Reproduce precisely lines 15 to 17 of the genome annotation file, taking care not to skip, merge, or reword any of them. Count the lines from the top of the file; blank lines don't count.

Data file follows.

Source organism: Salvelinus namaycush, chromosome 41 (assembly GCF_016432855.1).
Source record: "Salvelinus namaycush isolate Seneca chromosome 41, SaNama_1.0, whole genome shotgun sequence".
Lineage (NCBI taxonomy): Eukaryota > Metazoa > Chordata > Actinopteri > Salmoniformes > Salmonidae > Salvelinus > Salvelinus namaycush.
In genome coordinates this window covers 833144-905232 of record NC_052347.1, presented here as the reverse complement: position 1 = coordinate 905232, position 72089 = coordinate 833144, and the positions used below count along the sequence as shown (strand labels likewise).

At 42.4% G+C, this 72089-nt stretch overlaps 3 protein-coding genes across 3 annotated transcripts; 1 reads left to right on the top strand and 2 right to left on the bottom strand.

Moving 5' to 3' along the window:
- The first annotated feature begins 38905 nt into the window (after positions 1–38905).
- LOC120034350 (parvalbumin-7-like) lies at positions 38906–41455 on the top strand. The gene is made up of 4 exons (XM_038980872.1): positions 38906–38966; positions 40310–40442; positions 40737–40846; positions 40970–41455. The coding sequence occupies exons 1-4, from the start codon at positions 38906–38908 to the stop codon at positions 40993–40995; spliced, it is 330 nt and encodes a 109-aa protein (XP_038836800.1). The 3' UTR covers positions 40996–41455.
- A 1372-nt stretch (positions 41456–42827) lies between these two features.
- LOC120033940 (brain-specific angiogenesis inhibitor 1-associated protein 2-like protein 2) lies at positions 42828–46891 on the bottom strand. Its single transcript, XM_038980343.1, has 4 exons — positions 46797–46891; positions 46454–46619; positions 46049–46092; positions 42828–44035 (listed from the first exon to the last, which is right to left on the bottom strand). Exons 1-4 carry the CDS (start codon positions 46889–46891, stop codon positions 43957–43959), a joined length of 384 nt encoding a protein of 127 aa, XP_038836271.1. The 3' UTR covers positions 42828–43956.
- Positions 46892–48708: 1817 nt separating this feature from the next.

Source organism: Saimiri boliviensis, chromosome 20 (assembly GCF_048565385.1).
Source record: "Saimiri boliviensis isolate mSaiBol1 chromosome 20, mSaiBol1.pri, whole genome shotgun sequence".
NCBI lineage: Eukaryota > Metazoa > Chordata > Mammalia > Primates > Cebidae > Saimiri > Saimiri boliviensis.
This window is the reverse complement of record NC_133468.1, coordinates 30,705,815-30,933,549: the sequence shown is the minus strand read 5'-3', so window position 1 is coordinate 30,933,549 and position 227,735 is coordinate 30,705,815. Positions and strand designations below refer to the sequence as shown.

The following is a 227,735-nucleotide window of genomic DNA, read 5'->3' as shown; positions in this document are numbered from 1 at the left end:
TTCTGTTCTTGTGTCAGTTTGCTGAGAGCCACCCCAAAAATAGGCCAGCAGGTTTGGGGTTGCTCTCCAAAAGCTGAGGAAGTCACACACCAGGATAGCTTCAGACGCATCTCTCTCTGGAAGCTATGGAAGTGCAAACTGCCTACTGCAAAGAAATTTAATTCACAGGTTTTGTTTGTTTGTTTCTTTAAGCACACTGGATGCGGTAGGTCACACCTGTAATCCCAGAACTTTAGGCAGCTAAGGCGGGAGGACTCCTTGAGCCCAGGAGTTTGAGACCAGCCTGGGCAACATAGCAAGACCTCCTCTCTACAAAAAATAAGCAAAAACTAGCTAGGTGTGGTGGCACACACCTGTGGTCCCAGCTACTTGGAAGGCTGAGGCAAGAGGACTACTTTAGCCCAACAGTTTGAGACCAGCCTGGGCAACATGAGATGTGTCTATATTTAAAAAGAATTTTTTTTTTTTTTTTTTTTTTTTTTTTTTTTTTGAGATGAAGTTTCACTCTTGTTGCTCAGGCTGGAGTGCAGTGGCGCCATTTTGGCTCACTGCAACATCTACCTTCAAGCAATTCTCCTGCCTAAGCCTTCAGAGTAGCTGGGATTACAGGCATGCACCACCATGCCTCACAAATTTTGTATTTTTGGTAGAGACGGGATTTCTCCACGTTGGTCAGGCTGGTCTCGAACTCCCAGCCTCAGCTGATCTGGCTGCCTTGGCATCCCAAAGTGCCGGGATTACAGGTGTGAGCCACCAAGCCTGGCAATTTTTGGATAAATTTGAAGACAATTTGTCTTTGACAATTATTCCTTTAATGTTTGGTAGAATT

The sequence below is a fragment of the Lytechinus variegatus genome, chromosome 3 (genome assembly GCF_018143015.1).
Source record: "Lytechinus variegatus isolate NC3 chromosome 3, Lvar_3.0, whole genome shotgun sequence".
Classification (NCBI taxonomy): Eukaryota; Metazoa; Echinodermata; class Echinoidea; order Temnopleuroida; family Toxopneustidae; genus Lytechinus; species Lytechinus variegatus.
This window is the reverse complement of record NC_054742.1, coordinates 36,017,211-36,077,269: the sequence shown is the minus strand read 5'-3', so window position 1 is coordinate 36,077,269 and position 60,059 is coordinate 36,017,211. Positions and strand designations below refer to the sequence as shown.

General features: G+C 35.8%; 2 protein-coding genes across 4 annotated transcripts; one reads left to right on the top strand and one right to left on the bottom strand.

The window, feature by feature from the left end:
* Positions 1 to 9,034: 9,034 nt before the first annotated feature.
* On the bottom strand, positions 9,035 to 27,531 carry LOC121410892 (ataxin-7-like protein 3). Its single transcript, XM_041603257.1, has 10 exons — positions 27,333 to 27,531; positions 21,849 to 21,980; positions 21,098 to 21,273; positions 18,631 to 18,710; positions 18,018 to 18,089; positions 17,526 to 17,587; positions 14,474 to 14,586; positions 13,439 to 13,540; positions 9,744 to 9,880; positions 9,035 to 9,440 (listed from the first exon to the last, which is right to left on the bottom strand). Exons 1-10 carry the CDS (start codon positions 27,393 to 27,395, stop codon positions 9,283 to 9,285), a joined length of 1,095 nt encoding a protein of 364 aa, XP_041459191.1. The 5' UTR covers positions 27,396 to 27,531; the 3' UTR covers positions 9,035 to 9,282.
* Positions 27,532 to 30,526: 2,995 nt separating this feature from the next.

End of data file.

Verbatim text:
This window is the reverse complement of record NC_133468.1, coordinates 30,705,815-30,933,549: the sequence shown is the minus strand read 5'-3', so window position 1 is coordinate 30,933,549 and position 227,735 is coordinate 30,705,815. Positions and strand designations below refer to the sequence as shown.

The following is a 227,735-nucleotide window of genomic DNA, read 5'->3' as shown; positions in this document are numbered from 1 at the left end:
TTCTGTTCTTGTGTCAGTTTGCTGAGAGCCACCCCAAAAATAGGCCAGCAGGTTTGGGGTTGCTCTCCAAAAGCTGAGGAAGTCACACACCAGGATAGCTTCAGACGCATCTCTCTCTGGAAGCTATGGAAGTGCAAACTGCCTACTGCAAAGAAATTTAATTCACAGGTTTTGTTTGTTTGTTTCTTTAAGCACACTGGATGCGGTAGGTCACACCTGTAATCCCAGAACTTTAGGCAGCTAAGGCGGGAGGACTCCTTGAGCCCAGGAGTTTGAGACCAGCCTGGGCAACATAGCAAGACCTCCTCTCTACAAAAAATAAGCAAAAACTAGCTAGGTGTGGTGGCACACACCTGTGGTCCCAGCTACTTGGAAGGCTGAGGCAAGAGGACTACTTTAGCCCAACAGTTTGAGACCAGCCTGGGCAACATGAGATGTGTCTATATTTAAAAAGAATTTTTTTTTTTTTTTTTTTTTTTTTTTTTTTTTTGAGATGAAGTTTCACTCTTGTTGCTCAGGCTGGAGTGCAGTGGCGCCATTTTGGCTCACTGCAACATCTACCTTCAAGCAATTCTCCTGCCTAAGCCTTCAGAGTAGCTGGGATTACAGGCATGCACCACCATGCCTCACAAATTTTGTATTTTTGGTAGAGACGGGATTTCTCCACGTTGGTCAGGCTGGTCTCGAACTCCCAGCCTCAGCTGATCTGGCTGCCTTGGCATCCCAAAGTGCCGGGATTACAGGTGTGAGCCACCAAGCCTGGCAATTTTTGGATAAATTTGAAGACAATTTGTCTTTGACAATTATTCCTTTAATGTTTGGTAGAATT